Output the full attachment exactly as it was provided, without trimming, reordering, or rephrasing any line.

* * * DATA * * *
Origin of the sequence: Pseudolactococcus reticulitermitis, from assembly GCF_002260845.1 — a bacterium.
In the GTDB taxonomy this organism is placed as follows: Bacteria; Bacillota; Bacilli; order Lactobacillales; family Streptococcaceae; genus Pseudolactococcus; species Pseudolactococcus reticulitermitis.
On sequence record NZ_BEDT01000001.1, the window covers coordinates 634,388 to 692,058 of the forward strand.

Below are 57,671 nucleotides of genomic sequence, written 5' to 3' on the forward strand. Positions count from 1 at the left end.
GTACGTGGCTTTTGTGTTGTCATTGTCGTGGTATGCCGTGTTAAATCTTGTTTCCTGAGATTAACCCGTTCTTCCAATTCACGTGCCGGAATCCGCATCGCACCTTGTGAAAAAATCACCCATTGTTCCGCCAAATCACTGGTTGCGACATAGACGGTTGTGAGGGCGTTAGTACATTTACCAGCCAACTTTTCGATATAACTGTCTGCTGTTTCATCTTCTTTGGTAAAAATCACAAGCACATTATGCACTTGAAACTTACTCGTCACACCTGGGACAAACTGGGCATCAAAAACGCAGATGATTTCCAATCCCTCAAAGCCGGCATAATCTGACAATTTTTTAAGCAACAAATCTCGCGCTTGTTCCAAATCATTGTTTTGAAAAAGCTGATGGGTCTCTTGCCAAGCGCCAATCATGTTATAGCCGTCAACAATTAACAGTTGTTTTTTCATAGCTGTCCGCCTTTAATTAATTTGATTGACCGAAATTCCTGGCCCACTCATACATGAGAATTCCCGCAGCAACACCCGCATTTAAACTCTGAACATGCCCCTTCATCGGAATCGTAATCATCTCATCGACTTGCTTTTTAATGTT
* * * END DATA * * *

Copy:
Origin of the sequence: Pseudolactococcus reticulitermitis, from assembly GCF_002260845.1 — a bacterium.
In the GTDB taxonomy this organism is placed as follows: Bacteria; Bacillota; Bacilli; order Lactobacillales; family Streptococcaceae; genus Pseudolactococcus; species Pseudolactococcus reticulitermitis.
On sequence record NZ_BEDT01000001.1, the window covers coordinates 634,388 to 692,058 of the forward strand.

Below are 57,671 nucleotides of genomic sequence, written 5' to 3' on the forward strand. Positions count from 1 at the left end.
GTACGTGGCTTTTGTGTTGTCATTGTCGTGGTATGCCGTGTTAAATCTTGTTTCCTGAGATTAACCCGTTCTTCCAATTCACGTGCCGGAATCCGCATCGCACCTTGTGAAAAAATCACCCATTGTTCCGCCAAATCACTGGTTGCGACATAGACGGTTGTGAGGGCGTTAGTACATTTACCAGCCAACTTTTCGATATAACTGTCTGCTGTTTCATCTTCTTTGGTAAAAATCACAAGCACATTATGCACTTGAAACTTACTCGTCACACCTGGGACAAACTGGGCATCAAAAACGCAGATGATTTCCAATCCCTCAAAGCCGGCATAATCTGACAATTTTTTAAGCAACAAATCTCGCGCTTGTTCCAAATCATTGTTTTGAAAAAGCTGATGGGTCTCTTGCCAAGCGCCAATCATGTTATAGCCGTCAACAATTAACAGTTGTTTTTTCATAGCTGTCCGCCTTTAATTAATTTGATTGACCGAAATTCCTGGCCCACTCATACATGAGAATTCCCGCAGCAACACCCGCATTTAAACTCTGAACATGCCCCTTCATCGGAATCGTAATCATCTCATCGACTTGCTTTTTAATGTT